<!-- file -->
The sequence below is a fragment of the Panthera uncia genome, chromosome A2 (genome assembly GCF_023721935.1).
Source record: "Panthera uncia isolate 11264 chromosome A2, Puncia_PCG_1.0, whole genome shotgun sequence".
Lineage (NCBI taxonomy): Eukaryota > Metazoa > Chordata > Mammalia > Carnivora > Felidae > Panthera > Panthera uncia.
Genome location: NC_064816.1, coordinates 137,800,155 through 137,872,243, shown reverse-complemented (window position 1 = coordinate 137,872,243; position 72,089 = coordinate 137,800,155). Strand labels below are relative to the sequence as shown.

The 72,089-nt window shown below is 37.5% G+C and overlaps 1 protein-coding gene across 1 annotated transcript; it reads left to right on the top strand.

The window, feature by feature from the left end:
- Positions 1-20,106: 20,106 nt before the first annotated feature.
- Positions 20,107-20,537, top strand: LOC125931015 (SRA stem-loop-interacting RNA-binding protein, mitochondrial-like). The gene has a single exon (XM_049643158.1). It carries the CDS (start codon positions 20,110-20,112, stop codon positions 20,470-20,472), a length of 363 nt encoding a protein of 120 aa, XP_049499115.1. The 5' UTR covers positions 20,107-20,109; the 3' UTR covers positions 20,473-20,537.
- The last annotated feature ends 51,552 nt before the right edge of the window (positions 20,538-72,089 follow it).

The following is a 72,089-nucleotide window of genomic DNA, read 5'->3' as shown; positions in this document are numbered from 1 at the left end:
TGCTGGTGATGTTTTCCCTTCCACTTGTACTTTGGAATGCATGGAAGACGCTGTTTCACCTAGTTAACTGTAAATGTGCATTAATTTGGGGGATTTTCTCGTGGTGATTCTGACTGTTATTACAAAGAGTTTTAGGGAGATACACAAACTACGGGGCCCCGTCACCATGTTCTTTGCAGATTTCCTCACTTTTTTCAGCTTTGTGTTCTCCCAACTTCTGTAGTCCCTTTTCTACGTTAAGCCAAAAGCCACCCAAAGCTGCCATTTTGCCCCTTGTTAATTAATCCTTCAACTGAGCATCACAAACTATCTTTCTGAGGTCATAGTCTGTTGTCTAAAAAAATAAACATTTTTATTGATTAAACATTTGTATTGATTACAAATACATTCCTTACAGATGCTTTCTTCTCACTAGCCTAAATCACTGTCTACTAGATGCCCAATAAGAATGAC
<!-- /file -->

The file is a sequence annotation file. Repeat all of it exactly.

The sequence below is a fragment of the Panthera uncia genome, chromosome A2 (genome assembly GCF_023721935.1).
Source record: "Panthera uncia isolate 11264 chromosome A2, Puncia_PCG_1.0, whole genome shotgun sequence".
Lineage (NCBI taxonomy): Eukaryota > Metazoa > Chordata > Mammalia > Carnivora > Felidae > Panthera > Panthera uncia.
Genome location: NC_064816.1, coordinates 137,800,155 through 137,872,243, shown reverse-complemented (window position 1 = coordinate 137,872,243; position 72,089 = coordinate 137,800,155). Strand labels below are relative to the sequence as shown.

The 72,089-nt window shown below is 37.5% G+C and overlaps 1 protein-coding gene across 1 annotated transcript; it reads left to right on the top strand.

The window, feature by feature from the left end:
- Positions 1-20,106: 20,106 nt before the first annotated feature.
- Positions 20,107-20,537, top strand: LOC125931015 (SRA stem-loop-interacting RNA-binding protein, mitochondrial-like). The gene has a single exon (XM_049643158.1). It carries the CDS (start codon positions 20,110-20,112, stop codon positions 20,470-20,472), a length of 363 nt encoding a protein of 120 aa, XP_049499115.1. The 5' UTR covers positions 20,107-20,109; the 3' UTR covers positions 20,473-20,537.
- The last annotated feature ends 51,552 nt before the right edge of the window (positions 20,538-72,089 follow it).

The following is a 72,089-nucleotide window of genomic DNA, read 5'->3' as shown; positions in this document are numbered from 1 at the left end:
TGCTGGTGATGTTTTCCCTTCCACTTGTACTTTGGAATGCATGGAAGACGCTGTTTCACCTAGTTAACTGTAAATGTGCATTAATTTGGGGGATTTTCTCGTGGTGATTCTGACTGTTATTACAAAGAGTTTTAGGGAGATACACAAACTACGGGGCCCCGTCACCATGTTCTTTGCAGATTTCCTCACTTTTTTCAGCTTTGTGTTCTCCCAACTTCTGTAGTCCCTTTTCTACGTTAAGCCAAAAGCCACCCAAAGCTGCCATTTTGCCCCTTGTTAATTAATCCTTCAACTGAGCATCACAAACTATCTTTCTGAGGTCATAGTCTGTTGTCTAAAAAAATAAACATTTTTATTGATTAAACATTTGTATTGATTACAAATACATTCCTTACAGATGCTTTCTTCTCACTAGCCTAAATCACTGTCTACTAGATGCCCAATAAGAATGAC